Monday, January 25, 2016


By Chuck Graham,


Troy Maxson (David Alan Andersen) and Rose (Kim Staunton) share a rare moment of happiness.

If you love the plays of August Wilson, particularly “Fences” set in 1957, you must see Arizona Theatre Company's new production directed by Lou Bellamy.

High intensity is maintained through the play's full 150 minutes of conflicts and frustrations in the life of middle-aged Troy Maxson (David Alan Andersen), a promising baseball player in the Negro Leagues but well past his prime by the time major league baseball began to integrate in 1947.

As a theater experience this “Fences” is richly rewarding, with the ensemble cast of equally talented actors as focused as a professional ball team to portray the tragedy that is Troy Maxson's life. Anger nourishes this man and Andersen never lets us forget it.

Yet the play's most powerful moment belongs to Kim Staunton as Rose, Troy's determined wife of 18 years. She runs the household and tries to keep Troy from breaking the spirit of their teen son Cory (Edgar Sanchez).

Cory has the talent to be a good high school football player, good enough maybe to win a college scholarship. But Troy refuses to let Cory play, convinced the white people in charge of everything won't give Cory a fair shake.

Just like they didn't give Troy a fair shake when he was a ball player. His hurt and his anger have built a fence between father and son, though Troy does feel a family responsibility to Cory, Rose and Troy's older son from an earlier marriage, Lyons (James T. Alfred), who longs for the life of a jazz musician.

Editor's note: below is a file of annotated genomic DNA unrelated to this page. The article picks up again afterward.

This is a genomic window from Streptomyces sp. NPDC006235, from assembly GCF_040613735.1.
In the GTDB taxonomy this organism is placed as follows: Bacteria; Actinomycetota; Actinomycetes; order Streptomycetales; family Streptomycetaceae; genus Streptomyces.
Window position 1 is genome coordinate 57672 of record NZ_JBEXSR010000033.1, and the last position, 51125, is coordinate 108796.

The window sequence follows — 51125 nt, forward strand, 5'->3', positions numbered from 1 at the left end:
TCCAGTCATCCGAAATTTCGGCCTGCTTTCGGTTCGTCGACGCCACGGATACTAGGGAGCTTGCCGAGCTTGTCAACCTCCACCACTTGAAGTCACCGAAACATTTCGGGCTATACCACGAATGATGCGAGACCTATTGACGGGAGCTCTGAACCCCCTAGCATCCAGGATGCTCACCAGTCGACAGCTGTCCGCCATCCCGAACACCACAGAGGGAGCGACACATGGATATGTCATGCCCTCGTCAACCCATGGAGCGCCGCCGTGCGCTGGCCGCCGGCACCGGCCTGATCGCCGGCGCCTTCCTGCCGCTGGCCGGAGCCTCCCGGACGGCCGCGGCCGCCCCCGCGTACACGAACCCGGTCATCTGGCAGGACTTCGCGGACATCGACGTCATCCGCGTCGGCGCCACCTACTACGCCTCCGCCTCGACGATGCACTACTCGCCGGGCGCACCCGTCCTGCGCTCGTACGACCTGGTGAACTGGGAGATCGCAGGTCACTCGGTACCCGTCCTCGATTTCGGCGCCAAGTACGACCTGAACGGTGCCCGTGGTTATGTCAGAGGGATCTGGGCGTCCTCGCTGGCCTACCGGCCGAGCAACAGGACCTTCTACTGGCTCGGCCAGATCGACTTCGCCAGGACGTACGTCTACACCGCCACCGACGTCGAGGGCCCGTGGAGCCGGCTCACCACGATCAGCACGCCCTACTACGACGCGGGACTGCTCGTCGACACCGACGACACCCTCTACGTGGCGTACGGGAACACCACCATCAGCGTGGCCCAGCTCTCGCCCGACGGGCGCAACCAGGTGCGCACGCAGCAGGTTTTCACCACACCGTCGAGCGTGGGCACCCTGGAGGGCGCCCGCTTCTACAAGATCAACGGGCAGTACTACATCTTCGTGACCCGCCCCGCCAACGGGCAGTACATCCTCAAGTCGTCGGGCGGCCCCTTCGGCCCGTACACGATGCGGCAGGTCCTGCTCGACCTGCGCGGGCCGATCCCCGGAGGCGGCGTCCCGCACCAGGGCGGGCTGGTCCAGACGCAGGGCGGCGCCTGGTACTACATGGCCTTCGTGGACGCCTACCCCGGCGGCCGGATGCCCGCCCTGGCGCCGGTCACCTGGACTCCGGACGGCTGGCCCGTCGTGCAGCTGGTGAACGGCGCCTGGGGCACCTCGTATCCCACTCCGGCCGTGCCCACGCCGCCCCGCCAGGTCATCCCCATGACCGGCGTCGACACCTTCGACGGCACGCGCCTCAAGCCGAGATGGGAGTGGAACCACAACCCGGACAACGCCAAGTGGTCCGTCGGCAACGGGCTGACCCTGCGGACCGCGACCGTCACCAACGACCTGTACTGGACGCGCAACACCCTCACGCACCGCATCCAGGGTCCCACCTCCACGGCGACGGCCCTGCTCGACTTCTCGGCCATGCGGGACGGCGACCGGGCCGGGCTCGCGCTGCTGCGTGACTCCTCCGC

But Troy's sense of responsibility, which could be seen as a good thing, becomes a bad thing because it only increases his anger and unreasonableness in dealing with family matters.

Adding another layer of tension is Troy's pal from prison and now his workmate as a sanitation worker for the city, the better-natured Bono (Marcus Naylor). A bit of mystery and sadness is provided by Terry Bellamy as Troy's addled brother Gabriel, suggesting angelic connections with a bugle hung on a rope around his neck.

All of Wilson's plays come with sizable baggage in the playwright's fulfilled intention to write a play for each decade of the 20thcentury, examining the unsettled relationship between African-Americans and European-Americans over that 100-year-span.

Cultural changes since the 1960s have been so accelerated, “Fences” now feels more like a period piece. Wilson has been quoted that he wrote the plays to give white people a better understanding of what the black person's life was actually like. ATC's predominantly white audiences will get that.

“Fences” continues through Feb.6, with performances at various times Tuesdays through Sundays in the Temple of Music and Art, 330 S. Scott Ave. Tickets are $23-$63. For details and reservations, 520-622-2823, or visit



No comments: